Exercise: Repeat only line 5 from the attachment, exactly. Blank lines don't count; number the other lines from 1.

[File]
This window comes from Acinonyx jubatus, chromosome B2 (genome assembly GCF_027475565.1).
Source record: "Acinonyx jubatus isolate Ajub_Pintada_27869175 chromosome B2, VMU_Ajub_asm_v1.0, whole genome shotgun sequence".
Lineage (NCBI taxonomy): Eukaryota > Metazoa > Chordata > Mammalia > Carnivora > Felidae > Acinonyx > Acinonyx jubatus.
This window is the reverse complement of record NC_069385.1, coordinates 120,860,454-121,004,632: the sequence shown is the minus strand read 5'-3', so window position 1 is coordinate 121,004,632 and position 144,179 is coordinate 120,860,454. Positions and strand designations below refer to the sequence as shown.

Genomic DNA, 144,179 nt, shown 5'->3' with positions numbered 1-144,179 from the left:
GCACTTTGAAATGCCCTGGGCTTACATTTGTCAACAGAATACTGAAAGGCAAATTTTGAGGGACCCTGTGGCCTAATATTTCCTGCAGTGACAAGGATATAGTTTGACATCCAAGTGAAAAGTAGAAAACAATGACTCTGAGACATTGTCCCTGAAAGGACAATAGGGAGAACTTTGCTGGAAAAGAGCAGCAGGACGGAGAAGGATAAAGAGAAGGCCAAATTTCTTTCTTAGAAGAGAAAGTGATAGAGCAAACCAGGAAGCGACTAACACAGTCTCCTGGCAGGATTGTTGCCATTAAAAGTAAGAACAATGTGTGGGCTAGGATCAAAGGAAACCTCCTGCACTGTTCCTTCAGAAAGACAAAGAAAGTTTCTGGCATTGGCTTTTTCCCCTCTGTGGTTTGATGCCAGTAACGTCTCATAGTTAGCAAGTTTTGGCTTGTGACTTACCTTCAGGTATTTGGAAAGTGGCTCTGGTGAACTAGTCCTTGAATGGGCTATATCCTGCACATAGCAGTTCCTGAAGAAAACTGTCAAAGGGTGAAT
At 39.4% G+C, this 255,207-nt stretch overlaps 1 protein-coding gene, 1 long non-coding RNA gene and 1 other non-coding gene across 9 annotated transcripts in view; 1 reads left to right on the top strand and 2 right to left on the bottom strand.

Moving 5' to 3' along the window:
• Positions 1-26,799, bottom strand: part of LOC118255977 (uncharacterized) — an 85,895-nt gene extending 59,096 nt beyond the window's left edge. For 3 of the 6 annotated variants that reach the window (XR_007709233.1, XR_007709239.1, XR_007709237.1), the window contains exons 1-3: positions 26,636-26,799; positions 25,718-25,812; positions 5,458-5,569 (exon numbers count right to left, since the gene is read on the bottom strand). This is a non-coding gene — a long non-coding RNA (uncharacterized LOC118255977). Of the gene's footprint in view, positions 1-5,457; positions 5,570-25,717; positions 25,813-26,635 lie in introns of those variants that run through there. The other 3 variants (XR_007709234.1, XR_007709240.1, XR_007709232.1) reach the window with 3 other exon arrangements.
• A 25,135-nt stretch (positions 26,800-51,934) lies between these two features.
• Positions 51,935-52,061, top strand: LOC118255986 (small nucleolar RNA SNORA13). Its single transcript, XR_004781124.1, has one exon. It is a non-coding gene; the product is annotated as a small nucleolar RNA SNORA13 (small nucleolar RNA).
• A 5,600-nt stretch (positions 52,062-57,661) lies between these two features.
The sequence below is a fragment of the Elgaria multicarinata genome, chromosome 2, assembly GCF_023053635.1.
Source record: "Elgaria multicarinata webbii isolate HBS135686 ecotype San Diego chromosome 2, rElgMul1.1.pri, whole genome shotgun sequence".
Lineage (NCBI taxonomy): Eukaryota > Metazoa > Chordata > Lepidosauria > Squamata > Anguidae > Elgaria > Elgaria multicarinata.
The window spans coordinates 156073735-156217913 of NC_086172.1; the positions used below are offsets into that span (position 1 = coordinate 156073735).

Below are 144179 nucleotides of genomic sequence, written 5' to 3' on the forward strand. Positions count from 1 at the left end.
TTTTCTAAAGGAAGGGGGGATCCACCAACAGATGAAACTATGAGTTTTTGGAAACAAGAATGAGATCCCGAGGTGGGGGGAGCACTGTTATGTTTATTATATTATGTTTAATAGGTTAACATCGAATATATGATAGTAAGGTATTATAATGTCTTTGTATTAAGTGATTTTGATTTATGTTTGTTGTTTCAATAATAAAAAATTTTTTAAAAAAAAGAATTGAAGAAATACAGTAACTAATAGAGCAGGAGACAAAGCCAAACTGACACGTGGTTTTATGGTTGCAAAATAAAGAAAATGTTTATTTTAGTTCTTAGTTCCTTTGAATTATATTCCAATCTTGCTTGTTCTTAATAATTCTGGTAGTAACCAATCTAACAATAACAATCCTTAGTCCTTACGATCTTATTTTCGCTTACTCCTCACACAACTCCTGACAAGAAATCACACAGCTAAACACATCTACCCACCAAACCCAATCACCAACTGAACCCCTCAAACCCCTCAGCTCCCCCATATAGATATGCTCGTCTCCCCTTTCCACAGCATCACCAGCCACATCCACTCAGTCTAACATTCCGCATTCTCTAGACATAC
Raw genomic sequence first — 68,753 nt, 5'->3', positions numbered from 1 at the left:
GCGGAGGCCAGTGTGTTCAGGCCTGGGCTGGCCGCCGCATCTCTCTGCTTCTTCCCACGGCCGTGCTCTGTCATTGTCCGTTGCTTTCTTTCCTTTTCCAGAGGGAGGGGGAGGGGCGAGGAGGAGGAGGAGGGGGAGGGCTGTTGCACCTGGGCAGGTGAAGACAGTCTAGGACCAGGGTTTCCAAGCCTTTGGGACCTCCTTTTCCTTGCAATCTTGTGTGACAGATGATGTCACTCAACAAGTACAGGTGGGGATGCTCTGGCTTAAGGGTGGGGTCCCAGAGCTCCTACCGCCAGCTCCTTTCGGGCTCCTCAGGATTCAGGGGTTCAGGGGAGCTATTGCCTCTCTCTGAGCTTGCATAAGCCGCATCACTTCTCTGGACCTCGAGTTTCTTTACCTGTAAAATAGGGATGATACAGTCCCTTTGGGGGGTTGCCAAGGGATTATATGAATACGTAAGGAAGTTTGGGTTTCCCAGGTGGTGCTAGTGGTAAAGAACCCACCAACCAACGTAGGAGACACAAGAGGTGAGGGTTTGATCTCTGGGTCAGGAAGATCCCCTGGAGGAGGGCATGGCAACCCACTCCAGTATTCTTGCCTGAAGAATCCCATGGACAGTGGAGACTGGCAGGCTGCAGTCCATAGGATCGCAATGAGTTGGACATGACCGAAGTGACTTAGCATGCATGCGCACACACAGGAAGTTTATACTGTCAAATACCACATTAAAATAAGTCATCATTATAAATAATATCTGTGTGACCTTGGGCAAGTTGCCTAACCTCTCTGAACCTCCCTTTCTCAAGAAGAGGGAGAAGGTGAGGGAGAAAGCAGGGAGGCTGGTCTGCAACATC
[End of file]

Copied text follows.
Genomic DNA, 144,179 nt, shown 5'->3' with positions numbered 1-144,179 from the left: